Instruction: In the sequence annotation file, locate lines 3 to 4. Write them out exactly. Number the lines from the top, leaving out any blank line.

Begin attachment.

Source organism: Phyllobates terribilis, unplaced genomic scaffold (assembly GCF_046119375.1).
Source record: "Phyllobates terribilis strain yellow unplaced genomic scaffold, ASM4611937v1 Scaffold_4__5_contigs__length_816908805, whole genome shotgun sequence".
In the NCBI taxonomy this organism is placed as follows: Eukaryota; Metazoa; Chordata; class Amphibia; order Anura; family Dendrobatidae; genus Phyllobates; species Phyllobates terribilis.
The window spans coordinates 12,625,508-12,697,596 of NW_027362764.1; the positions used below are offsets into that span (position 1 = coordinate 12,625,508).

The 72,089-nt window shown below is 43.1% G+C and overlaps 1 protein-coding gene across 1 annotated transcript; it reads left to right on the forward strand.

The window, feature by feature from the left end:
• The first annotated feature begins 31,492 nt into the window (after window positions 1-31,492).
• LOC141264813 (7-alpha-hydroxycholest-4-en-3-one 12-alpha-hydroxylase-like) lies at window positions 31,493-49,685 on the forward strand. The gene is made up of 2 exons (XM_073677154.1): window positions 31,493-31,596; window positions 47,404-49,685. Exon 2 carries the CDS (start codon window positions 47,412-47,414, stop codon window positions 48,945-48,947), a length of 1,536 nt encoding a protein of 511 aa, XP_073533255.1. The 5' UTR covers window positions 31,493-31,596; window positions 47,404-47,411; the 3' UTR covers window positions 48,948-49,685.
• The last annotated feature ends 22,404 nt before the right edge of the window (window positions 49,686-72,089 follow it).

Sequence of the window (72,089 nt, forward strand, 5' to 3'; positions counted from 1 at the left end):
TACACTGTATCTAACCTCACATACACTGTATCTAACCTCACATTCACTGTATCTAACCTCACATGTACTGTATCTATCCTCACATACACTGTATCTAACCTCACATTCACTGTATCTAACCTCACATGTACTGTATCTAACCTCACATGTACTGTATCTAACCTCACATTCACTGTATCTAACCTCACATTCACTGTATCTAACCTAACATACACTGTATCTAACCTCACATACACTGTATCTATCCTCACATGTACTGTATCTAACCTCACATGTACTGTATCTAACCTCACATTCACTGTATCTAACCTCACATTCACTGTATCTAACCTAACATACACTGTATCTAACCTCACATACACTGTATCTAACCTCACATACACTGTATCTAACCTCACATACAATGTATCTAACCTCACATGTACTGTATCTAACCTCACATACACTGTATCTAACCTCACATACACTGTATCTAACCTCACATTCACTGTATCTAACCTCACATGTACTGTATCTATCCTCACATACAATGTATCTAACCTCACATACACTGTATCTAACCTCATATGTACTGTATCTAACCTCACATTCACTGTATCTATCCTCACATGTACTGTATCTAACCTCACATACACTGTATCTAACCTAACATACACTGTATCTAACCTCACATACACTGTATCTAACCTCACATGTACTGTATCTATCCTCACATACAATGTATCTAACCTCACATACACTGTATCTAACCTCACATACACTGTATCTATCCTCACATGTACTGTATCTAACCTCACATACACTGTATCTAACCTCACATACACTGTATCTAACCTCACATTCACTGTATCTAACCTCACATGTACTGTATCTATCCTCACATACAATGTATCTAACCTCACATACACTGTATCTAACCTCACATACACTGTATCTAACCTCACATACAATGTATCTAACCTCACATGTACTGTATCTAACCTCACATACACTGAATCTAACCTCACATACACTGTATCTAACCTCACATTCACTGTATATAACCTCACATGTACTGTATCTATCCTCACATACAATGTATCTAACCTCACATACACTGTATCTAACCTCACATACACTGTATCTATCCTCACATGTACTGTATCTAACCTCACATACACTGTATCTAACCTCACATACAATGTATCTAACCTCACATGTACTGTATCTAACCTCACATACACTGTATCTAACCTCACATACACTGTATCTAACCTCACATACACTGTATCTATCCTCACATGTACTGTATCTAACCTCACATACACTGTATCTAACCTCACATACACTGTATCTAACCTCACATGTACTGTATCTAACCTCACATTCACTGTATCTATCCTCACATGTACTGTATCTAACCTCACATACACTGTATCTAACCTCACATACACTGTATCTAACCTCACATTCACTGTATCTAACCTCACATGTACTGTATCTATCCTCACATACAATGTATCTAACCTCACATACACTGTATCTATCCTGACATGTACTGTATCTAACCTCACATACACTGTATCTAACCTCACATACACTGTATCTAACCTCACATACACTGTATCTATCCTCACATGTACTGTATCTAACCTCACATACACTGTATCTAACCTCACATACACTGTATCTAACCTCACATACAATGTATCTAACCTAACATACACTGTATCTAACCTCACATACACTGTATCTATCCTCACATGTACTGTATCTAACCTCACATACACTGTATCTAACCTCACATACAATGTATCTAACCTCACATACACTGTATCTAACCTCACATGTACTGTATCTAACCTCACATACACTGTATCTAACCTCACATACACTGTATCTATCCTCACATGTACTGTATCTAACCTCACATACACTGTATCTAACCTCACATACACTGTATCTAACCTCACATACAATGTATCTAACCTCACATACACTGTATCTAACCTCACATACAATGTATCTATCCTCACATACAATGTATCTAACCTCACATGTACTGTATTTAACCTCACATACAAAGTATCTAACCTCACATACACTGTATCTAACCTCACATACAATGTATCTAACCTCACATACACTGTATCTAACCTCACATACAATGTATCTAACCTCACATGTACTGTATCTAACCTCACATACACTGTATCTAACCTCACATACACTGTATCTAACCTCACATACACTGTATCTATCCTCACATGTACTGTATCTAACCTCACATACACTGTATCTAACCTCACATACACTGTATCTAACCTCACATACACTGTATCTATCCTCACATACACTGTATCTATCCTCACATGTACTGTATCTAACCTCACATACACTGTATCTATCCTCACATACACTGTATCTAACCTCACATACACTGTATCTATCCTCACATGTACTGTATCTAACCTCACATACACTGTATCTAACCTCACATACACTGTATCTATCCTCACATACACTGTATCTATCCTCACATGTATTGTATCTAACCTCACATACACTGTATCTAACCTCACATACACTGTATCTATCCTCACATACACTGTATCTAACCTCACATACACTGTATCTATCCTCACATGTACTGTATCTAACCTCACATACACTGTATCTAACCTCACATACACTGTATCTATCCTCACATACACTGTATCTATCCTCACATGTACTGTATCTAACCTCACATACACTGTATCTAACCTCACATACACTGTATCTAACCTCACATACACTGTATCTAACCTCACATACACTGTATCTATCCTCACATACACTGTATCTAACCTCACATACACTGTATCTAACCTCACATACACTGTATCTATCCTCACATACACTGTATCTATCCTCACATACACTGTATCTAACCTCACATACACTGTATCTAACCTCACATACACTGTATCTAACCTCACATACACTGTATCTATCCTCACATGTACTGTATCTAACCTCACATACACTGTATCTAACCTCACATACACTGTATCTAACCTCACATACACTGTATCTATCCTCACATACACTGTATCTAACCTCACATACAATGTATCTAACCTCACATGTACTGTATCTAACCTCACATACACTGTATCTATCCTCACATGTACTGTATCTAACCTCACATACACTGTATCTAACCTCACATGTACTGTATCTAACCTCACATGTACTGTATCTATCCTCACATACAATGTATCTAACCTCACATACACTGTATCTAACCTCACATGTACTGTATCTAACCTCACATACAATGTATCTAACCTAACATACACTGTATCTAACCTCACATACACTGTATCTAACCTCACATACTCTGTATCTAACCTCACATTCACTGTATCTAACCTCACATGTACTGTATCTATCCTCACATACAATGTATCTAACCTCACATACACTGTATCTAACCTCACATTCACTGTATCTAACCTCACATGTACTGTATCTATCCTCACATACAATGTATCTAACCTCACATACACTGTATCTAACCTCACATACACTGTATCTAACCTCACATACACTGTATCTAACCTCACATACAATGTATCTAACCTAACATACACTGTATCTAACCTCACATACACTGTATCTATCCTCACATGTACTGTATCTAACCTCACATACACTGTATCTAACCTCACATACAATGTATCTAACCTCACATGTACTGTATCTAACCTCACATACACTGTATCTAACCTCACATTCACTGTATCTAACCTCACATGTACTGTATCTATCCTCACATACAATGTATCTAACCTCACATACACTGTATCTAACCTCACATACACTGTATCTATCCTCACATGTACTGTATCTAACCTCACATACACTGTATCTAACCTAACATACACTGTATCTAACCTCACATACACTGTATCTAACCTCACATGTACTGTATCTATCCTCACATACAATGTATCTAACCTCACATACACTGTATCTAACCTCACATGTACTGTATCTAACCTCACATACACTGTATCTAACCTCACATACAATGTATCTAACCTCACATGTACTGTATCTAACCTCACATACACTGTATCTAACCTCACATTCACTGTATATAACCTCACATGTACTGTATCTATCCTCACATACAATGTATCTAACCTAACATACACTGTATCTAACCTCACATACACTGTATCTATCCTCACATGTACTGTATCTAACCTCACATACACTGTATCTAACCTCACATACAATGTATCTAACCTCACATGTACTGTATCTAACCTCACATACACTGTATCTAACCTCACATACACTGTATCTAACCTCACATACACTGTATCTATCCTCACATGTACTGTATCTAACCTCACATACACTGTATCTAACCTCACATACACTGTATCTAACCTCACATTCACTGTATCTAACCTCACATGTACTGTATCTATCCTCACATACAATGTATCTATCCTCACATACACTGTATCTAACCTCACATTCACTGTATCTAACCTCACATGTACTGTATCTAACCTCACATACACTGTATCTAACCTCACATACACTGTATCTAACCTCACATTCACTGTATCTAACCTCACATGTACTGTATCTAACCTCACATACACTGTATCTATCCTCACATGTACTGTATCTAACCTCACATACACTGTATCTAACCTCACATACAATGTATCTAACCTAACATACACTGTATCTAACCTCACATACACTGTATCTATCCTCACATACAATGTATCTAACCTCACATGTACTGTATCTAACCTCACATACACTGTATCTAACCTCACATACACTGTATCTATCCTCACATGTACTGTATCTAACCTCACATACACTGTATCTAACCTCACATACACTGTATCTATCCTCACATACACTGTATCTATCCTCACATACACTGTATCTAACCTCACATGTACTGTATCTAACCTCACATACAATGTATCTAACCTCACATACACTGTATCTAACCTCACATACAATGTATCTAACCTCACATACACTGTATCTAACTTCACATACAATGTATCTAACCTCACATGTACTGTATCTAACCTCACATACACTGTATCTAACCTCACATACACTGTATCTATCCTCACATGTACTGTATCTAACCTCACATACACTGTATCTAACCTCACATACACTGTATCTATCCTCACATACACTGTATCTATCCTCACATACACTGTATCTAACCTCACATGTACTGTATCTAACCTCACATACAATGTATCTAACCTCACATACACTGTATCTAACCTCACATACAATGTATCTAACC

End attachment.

In the NCBI taxonomy this organism is placed as follows: Eukaryota; Metazoa; Chordata; class Amphibia; order Anura; family Dendrobatidae; genus Phyllobates; species Phyllobates terribilis.
The window spans coordinates 12,625,508-12,697,596 of NW_027362764.1; the positions used below are offsets into that span (position 1 = coordinate 12,625,508).